A survey conducted by the Ghana News Agency (GNA) at the Koforidua central market area indicated that out of over 20 rice sellers interviewed, only one person, by name Fati, popularly known as “Makola Woman” was selling the locally produced rice.
Among the large number of imported rice stock in her shop, Madam Fati had less than 25 kilograms of the locally made rice for sale.
She said, “That half sack you see there has been there for months; people do not buy the local rice. I think authorities do not advertise our local rice well enough.
“Should they vigorously advertise it as is done to some products like ‘this way chocolate drink’, local rice will capture prominence in the market”.
Most of the rice sellers explained that, they were not selling the local rice because the demand was low and very expensive.
One of the women, who sell her produce in small quantities, explained that, while a cup of the local rice is sold at 80Gp the same quantity of imported Pakistani rice goes for 50Gp.
Despite the improvement in the quality of local rice because of the introduction of modern processing equipments, some of the sellers still maintained that the quality of the local rice was poor as compared to the imported ones.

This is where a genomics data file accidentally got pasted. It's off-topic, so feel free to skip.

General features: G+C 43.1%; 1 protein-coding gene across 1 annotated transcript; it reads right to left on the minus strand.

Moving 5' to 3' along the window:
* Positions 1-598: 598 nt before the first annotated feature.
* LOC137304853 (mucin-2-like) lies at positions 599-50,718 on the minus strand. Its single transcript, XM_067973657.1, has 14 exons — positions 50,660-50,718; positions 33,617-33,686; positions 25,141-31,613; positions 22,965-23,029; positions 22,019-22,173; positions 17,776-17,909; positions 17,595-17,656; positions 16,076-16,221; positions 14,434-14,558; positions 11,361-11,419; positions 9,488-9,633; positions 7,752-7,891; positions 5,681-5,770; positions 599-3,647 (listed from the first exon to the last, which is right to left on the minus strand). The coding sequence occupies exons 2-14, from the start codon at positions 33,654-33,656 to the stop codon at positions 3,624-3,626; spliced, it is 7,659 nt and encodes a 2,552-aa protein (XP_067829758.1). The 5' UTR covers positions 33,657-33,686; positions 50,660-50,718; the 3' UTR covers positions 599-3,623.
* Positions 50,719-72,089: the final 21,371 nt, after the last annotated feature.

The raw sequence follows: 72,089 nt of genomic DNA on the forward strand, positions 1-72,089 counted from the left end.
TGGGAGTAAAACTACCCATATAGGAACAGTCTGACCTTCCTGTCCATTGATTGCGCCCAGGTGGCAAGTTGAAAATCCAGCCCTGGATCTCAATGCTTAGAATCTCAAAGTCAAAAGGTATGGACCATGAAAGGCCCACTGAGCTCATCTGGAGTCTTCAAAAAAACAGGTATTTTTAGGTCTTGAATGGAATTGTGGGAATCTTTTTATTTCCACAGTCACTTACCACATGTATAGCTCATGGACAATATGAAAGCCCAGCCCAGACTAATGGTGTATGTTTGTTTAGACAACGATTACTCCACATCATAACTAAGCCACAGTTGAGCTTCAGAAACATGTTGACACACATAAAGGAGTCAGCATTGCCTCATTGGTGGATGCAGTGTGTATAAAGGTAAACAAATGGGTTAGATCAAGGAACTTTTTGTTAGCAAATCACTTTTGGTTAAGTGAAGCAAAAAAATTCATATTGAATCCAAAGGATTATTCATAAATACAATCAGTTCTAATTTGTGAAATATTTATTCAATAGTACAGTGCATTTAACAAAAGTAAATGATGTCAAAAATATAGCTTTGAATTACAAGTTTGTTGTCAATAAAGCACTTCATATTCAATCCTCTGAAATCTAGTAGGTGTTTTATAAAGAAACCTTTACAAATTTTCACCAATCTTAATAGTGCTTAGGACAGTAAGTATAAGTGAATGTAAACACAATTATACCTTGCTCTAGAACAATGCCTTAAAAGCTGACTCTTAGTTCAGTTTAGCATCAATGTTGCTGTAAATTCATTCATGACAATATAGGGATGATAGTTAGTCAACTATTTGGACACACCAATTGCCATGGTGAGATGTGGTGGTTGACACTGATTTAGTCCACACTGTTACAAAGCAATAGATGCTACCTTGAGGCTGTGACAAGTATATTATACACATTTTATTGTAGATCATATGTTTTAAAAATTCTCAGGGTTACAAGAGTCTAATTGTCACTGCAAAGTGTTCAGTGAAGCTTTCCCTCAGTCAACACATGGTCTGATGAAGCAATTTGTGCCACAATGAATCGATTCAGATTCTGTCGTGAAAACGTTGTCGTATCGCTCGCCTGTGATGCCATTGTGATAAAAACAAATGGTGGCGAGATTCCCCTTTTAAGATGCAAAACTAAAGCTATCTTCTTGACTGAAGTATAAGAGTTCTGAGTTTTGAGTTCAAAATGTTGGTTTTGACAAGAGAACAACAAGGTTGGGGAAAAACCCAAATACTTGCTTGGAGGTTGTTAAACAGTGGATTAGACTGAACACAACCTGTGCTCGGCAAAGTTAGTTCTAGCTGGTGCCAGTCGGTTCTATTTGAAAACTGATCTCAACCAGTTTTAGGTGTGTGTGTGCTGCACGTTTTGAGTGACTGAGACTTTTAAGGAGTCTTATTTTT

“If they want people to consume the local rice, then they should improve upon its quality as the foreign ones. We cannot go and buy rice which changes colour after a few weeks of storage,” one of the sellers noted.
Some of the sellers, however, expressed their desire to sell the local rice if they could get some source of supply because their suppliers, who formerly brought the products to them at their door steps, had stopped the supply.
“We do not know if the local rice is no longer being produced. We really need it but we cannot get. Some of us are not strong to travel far just to buy rice,” Adwoa, a seller, also observed.
When the GNA enquired from Mr Godwin Ocloo, the Eastern Regional Director of Food and Agriculture, why the local rice was not on the Koforidua market, he explained that, the sellers were supposed to go and buy the rice for sale since it was a private activity.
“It seems they do not have interest in it, that is why the product is scarce on the market,” he said.
In Eastern Region, rice is grown at Akuse in the lower Manya District, parts of Akuapem North District, East Akim District, Birim Central District and the Kwaebibirim District.